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PEACE JIRGA BLOG 10: The Afghan Peace Jirga, where peace means politics

Civil society activist Wazhma Frogh reports on the outcome of the jirga and what this means for the men and women of Afghanistan, and for the prospects of peace and justice.

If there was a nationwide consultation in Afghanistan, there would not be anyone opposing the concept of Peace. Therefore, the main discussion is not about whether consensus was reached on peace in general, but on how to come to terms with peace and how to achieve it. The orchestrated show of this jirga was a way to legitimize the unjust means towards what is being claimed as peace.

On Wednesday when the Peace Jirga begun, there were mixed messages in the President’s opening speech and his words seemed more an advocacy campaign. His message to the 1600 delegates from 34 provinces of Afghanistan was full of emotional appeal. But in the evening of Friday, the president had a full plate of legitimacy, support and back up from some of the most powerful men in Afghanistan and that made him very confident. He didn’t see the need to lobby for more endorsement, so he remained very short in his concluding remarks and used the opportunity to once again call on the “angry brothers” to join the peace process, but this time with the voices of 1600 people who represented the entire country.

Maybe that was the invisible primary goal of this Peace Jirga, that was supported by the international allies of Afghanistan as well. An analysis of the men that ran the show during the past three days, represent a very familiar process that didn’t bring durable peace for Afghanistan. That process was the Bonn agreement and almost all the main actors of the Peace Jirga were present in that process with some major exceptions like Dr Abdullah Abdullah, General Rashid Dostum, Mohammad Mohaqiq and some others. That process failed because it didn’t include the Taliban and today’s Peace Jirga too excluded the current Taliban leaders, the former Taliban officials like Mullah Salaam, Mullah Zayeef, Mawlai Muttawakil and others. There were also concerns about the lack of participation of other ethnicities like Hazara’s and Uzbeks that constitute a fairly large segment of the population. Their involvement in peace processes becomes more pivotal as insurgency makes it way to the northern region.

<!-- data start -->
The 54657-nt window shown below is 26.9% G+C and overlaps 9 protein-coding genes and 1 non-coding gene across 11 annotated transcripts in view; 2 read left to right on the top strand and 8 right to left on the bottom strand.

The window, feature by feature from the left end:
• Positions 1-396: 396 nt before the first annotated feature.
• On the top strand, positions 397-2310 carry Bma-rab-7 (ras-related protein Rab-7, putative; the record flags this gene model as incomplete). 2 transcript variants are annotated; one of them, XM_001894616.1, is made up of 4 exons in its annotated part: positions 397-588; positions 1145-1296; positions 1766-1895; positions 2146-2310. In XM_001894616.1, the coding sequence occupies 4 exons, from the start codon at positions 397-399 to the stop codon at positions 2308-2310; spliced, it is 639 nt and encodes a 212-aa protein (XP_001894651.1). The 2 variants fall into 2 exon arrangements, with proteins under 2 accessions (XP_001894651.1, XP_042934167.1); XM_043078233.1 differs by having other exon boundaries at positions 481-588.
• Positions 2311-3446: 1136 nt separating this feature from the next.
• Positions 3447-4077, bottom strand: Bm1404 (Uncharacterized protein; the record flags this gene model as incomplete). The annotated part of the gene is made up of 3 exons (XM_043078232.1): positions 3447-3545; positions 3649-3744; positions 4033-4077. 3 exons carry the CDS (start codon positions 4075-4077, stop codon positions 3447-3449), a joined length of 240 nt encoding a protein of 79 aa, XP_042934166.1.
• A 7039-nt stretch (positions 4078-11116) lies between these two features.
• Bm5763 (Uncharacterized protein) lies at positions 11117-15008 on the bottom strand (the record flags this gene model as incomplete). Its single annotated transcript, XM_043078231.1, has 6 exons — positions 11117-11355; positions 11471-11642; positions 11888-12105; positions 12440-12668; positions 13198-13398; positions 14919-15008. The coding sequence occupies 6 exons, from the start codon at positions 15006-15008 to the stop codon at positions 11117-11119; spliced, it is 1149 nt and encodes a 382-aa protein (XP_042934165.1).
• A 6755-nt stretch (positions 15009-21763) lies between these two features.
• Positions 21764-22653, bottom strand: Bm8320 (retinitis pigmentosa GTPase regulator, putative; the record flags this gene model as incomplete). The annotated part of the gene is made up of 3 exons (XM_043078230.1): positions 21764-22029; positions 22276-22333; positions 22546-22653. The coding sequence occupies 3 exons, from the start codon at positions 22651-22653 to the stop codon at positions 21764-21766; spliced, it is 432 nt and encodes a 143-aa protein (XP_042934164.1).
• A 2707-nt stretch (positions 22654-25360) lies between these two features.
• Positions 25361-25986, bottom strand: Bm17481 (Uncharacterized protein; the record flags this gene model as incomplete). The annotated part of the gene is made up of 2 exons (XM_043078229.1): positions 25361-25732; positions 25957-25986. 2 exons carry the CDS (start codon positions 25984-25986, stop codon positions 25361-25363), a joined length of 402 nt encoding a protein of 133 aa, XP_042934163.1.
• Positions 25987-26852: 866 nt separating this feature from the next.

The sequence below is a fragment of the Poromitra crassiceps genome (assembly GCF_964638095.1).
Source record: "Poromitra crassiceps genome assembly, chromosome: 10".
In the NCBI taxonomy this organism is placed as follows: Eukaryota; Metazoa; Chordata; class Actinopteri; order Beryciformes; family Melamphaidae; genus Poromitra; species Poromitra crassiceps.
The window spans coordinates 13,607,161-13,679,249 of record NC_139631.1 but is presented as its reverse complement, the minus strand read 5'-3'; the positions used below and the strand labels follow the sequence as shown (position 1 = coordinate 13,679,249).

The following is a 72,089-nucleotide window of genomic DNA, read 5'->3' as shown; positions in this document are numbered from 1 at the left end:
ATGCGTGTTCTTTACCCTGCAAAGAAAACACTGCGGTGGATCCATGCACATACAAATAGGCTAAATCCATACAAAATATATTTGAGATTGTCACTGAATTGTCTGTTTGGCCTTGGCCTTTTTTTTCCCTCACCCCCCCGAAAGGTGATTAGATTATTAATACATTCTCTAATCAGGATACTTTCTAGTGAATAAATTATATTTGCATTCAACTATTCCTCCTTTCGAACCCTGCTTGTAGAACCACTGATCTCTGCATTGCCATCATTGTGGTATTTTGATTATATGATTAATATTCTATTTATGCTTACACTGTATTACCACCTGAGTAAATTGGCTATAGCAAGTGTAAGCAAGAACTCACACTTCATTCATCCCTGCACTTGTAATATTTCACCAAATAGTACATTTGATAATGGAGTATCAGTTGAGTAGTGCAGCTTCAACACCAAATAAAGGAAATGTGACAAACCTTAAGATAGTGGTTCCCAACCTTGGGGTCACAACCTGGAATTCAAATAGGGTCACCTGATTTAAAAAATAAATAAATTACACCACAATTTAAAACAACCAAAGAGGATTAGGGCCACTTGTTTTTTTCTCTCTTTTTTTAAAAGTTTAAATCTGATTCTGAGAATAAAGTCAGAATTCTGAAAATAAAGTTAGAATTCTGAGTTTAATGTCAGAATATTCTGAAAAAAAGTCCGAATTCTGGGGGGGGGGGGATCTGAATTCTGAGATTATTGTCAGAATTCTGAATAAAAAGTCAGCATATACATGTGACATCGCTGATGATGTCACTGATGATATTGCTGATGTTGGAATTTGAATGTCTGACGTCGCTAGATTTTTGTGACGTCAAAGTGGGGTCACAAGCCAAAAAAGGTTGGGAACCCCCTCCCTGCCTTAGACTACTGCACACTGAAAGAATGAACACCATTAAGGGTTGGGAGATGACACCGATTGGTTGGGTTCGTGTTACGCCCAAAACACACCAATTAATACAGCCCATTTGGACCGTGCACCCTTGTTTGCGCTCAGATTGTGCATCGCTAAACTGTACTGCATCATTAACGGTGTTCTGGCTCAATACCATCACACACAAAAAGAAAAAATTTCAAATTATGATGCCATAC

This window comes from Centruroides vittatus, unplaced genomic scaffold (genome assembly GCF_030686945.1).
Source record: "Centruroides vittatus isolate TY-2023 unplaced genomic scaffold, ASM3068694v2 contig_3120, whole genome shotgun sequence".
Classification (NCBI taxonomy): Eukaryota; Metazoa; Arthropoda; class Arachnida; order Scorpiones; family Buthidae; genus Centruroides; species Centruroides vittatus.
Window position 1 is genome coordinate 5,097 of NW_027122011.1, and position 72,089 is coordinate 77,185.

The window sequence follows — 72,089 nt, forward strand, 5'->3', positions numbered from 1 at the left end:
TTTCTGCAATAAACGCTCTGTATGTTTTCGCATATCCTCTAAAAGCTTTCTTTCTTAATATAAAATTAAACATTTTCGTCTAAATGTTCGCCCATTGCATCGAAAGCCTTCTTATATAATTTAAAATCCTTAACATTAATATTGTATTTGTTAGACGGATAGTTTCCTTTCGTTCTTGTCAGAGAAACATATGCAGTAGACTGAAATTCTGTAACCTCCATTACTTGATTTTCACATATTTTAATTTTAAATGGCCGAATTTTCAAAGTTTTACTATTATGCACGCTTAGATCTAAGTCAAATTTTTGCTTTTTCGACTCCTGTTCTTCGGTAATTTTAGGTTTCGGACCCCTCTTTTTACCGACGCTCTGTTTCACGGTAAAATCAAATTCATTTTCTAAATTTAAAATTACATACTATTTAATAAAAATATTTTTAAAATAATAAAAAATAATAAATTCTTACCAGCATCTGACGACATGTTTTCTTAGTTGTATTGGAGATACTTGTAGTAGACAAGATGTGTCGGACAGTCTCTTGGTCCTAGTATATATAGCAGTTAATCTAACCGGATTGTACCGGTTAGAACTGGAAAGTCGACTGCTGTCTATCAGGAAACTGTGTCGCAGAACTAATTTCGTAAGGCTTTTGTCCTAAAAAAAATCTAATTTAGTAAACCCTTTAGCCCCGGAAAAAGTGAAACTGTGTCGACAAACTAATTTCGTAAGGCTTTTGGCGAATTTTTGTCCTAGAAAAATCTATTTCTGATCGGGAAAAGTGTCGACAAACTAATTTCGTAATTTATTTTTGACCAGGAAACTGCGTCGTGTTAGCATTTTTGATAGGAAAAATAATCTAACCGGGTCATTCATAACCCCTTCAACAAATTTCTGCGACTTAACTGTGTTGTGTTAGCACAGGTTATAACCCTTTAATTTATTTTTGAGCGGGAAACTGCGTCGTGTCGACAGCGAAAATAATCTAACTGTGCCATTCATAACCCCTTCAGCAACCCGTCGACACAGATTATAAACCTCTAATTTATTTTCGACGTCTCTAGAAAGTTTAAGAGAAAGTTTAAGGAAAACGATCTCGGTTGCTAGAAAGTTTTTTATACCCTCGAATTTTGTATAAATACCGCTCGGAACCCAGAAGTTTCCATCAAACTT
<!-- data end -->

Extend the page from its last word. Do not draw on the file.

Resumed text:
If such a Jirga can be considered crucial in defining a national identity for Afghanistan and foundation for nation building, the excluded actors can present serious threats to the national unity of Afghanistan. In addition, the Peace Jirga went against the known practices of any traditional Jirga. In a typical Jirga, you find at least two opposing parties present, while in this Peace Jirga there was no opposition party to question or challenge what was being suggested and decided.

The patriarchal practices disarrayed the young population as well. During the working groups, they were either the note takers or were influenced under the tumultuous presence of the powerful men. This despite the fact that the youth constitute more than 50 % of our population and are actively involved in the insurgency activities, as a means of income or revenge for social injustices, or indoctrinated by hard-core insurgent ideologies.

The participants shaped the outcomes of the Conference, but many also questioned the process of the selection of the Leadership that took the charge of the Jirga for three days and that had the final say in drafting the declaration. They had been pre- selected by the Jirga Commission and included a woman as the administrative deputy.

The politics of inclusion and exclusion seemed very critical to the outcome of the Jirga. If opposition political leaders, parties and hard line activists had participated in the Jirga, the outcomes would have been much more diverse. In the second day of the Jirga, a colleague had a quick run through at least 15 working groups and his immediate response was “shocked”. He said “I have never seen such an unanimous agreement among Afghans in the past, but when I tried to find out who was speaking, it was only the powerful, either a governor, a government high official, a government-supporting MP, or a pro-government entrepreneur. And the rest listened.”

Same was the story for the last day of the Peace Jirga. After the presentations of all 28 working groups, which were uniquely similar to each other, the tent witnessed the same powerful men taking the stage and continuing their speeches. It would have seemed less dramatic, if at least one of speakers had been from the opposition.